I want to strengthen from the pride that my Grandma expressed openly, always celebrating small achievements (and big achievements) and sharing in this celebration. I want to strengthen from the gift of giving, of volunteering, of looking out for those in need and sharing with those less fortunate.
However, I want to shake loose from the need for recognition or for seeking approval and living within the social expectations or in fear of what others thought, I choose to free myself (and our family) from becoming hostage to conditioned reactions.
In my last full conversation with my Grandma, I asked her: “what lessons in your life, do you want your children and your grandchildren to learn from and carry with them throughout their lives?” Her response is was:
“I want them to learn good values like honesty, integrity and hard work. Be the best that you can be. Go for goals, achieve high and be focused. You can be anything you set your mind to if you want it enough. Opportunities sometimes only come once, take the risk! Have faith in yourself and believe in yourself. The legacy is to be the very best you can.”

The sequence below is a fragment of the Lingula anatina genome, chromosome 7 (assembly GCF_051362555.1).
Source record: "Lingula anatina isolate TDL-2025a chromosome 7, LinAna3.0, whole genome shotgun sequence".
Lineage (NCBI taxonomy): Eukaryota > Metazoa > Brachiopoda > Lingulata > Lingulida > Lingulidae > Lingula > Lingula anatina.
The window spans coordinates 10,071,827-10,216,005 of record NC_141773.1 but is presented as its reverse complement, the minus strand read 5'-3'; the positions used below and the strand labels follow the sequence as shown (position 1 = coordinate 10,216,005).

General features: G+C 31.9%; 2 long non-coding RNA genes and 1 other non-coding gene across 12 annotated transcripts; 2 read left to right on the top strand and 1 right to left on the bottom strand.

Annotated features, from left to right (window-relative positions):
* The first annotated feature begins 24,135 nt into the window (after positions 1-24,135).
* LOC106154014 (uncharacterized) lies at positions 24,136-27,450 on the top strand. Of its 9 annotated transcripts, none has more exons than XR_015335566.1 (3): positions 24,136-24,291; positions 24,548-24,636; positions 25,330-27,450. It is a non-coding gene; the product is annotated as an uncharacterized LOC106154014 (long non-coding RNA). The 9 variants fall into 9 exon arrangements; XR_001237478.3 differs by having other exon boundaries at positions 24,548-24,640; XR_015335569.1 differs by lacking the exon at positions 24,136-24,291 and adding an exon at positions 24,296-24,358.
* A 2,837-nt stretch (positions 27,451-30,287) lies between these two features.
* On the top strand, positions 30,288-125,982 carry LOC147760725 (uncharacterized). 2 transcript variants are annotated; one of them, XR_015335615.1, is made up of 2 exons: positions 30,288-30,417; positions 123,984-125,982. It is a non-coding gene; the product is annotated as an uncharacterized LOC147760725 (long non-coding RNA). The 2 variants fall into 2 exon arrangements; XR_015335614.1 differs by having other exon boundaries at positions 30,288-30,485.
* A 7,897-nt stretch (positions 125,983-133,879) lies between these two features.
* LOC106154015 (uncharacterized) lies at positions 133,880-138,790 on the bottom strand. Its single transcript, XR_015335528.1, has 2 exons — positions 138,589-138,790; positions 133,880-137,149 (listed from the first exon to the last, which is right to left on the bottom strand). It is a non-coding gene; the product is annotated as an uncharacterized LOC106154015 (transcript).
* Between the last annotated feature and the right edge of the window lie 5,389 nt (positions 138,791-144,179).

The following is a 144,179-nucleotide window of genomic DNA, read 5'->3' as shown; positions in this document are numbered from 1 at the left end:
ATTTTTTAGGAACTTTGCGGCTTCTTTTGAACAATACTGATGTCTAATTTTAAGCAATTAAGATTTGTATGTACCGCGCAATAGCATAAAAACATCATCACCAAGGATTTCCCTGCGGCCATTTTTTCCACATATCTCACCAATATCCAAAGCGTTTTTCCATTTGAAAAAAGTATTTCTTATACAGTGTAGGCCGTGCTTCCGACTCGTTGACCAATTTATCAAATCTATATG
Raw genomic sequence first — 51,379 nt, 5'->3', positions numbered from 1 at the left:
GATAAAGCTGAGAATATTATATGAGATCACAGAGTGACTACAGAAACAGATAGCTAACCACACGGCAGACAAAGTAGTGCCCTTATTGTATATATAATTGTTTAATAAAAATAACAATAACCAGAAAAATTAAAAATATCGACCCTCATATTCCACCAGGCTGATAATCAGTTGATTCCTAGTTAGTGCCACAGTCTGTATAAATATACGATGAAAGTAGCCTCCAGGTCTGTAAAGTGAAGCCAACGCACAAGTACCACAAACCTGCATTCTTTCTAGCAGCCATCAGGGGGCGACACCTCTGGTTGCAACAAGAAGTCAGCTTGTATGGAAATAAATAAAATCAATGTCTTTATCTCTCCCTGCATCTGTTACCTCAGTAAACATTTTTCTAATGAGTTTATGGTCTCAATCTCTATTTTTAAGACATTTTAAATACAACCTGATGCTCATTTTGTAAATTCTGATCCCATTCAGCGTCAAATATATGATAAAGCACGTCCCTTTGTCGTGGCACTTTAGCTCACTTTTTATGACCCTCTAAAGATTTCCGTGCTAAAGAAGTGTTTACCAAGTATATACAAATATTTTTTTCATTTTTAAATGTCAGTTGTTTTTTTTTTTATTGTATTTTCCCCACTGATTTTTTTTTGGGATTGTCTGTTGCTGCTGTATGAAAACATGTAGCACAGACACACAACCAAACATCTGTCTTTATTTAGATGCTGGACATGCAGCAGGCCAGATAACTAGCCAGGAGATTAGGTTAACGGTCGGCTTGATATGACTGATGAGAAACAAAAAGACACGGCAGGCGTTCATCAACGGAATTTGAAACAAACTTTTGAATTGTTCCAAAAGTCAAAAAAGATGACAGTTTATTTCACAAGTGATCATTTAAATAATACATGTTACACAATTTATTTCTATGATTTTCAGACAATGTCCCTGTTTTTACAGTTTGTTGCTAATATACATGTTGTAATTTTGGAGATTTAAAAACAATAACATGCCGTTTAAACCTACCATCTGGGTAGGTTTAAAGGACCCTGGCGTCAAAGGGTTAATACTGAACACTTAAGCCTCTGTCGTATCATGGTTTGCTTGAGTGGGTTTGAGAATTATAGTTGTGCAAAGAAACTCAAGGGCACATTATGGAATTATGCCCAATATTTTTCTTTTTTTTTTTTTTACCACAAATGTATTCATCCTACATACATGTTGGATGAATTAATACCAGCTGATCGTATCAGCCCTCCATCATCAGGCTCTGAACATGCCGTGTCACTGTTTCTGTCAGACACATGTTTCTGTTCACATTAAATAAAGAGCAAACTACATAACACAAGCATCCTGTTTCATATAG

“Be as happy as you can be in your marriage, with your husband and your baby. Love them with all your heart and all your soul. Work as one in a marriage to be happy. It’s all about compromising and listening, knowing when to stand for what your principles are, and sharing, you have to share! Remember that your parents are a part of you, and you of them, and your grandparents and great grandparents…”
The spirituality of my Grandma’s death and the clarity and wisdom she shared in our last moments together have touched the depth of my soul. Her legacy lives on in each of the 27 children that she has mothered, grandmothered and great-grandmothered.
From my dad’s side of the family, I want to continue nurturing the appreciation of the simple things in life, whether that is family time, island life, eating together or appreciating knowing your neighbours and having a sense community. And I want to shake loose from their beliefs on the ‘traditional’ role of women in the house and of things left unsaid, where there wasn’t always space to really express deep and heartfelt emotions.
From my own family growing up, my mum has always said, with heartfelt honesty that “parenting is the hardest job on the planet” and only now can I fully appreciate this. She has been committed to evolving herself, her parenting and her grandparenting and this dedication to the eternal journey of lifelong learning is a deep rooted belief that I choose to carry with me to support myself to grow up, show up and walk the talk.
My mum fully embodies patience. She is responsive rather than reactive, and I’ve still never heard her shout at me (though there is plenty time yet, Mum). She is fiercely protective and I remember her saying “don’t you dare speak to my daughter like that” if she didn’t appreciate the tone in how I was being spoken to.